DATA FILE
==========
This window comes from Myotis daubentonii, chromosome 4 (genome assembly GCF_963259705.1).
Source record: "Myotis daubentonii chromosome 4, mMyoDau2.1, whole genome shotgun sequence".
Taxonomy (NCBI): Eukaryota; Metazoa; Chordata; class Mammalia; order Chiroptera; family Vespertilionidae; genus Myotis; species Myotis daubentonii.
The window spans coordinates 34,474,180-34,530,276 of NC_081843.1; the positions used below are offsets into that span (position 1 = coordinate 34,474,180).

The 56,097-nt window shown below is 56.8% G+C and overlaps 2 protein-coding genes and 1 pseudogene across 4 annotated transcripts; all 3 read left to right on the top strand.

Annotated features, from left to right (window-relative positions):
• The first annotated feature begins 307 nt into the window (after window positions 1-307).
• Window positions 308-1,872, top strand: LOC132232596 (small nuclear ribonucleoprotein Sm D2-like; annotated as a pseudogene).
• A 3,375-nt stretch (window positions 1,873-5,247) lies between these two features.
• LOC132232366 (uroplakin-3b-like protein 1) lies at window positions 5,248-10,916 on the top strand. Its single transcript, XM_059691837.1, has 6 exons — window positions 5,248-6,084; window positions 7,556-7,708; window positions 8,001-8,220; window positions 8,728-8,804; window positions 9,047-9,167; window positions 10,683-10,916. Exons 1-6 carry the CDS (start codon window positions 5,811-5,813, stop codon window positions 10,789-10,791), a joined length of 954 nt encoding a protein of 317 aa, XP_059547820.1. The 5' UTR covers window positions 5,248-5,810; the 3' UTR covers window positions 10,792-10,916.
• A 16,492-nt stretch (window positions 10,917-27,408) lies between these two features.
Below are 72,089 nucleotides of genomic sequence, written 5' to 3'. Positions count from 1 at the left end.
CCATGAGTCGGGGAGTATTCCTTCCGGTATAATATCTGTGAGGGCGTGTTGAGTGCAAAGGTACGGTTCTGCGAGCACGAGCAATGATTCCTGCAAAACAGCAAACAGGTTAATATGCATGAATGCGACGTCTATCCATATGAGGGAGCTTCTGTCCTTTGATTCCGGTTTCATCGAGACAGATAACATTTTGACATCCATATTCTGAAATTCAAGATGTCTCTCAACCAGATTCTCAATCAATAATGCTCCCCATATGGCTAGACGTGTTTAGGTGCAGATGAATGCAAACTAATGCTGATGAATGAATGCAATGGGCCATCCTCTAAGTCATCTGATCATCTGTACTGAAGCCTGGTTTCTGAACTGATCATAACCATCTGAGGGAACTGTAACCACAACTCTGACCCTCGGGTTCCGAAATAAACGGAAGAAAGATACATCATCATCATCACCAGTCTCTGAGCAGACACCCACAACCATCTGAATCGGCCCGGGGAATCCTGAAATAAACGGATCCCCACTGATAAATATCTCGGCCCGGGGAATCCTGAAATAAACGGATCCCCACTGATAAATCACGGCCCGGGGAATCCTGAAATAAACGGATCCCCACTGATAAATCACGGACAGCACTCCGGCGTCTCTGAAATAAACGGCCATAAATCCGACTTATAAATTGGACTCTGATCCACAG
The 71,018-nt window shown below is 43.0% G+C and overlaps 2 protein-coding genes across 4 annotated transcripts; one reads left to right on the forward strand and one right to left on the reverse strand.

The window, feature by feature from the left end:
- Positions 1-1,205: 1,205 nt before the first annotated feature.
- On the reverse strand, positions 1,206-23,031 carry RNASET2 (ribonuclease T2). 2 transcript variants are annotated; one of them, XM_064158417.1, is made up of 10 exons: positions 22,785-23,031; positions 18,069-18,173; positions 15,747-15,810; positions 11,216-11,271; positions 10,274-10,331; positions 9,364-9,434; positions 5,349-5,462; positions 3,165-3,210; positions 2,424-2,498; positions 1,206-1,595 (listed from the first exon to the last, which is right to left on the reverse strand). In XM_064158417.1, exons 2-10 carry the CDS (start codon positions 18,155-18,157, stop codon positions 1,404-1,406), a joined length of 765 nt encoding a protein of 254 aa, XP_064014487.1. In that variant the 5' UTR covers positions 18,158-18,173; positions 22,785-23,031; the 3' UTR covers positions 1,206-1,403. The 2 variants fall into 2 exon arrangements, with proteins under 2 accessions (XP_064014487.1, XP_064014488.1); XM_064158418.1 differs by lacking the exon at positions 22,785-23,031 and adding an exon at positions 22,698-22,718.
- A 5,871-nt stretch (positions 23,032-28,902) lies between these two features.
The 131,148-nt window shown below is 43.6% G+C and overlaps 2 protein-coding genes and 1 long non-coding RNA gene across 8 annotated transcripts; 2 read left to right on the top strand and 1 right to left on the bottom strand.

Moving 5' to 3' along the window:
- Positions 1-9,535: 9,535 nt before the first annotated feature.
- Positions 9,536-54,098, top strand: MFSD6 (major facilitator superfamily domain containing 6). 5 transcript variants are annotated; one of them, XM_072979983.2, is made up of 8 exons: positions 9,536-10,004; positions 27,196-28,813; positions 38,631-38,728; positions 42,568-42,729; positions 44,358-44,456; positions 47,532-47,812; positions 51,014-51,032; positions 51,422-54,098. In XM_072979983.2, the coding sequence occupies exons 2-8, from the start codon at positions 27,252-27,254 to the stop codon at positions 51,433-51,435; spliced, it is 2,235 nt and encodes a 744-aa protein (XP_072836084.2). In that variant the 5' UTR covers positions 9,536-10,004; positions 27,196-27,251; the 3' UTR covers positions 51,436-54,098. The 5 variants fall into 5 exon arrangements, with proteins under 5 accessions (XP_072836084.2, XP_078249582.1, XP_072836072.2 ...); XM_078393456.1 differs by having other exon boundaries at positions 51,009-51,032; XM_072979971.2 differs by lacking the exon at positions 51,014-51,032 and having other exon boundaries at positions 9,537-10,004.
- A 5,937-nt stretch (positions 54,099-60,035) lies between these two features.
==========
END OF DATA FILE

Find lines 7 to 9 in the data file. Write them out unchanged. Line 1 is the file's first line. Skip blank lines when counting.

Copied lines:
• The first annotated feature begins 307 nt into the window (after window positions 1-307).
• Window positions 308-1,872, top strand: LOC132232596 (small nuclear ribonucleoprotein Sm D2-like; annotated as a pseudogene).
• A 3,375-nt stretch (window positions 1,873-5,247) lies between these two features.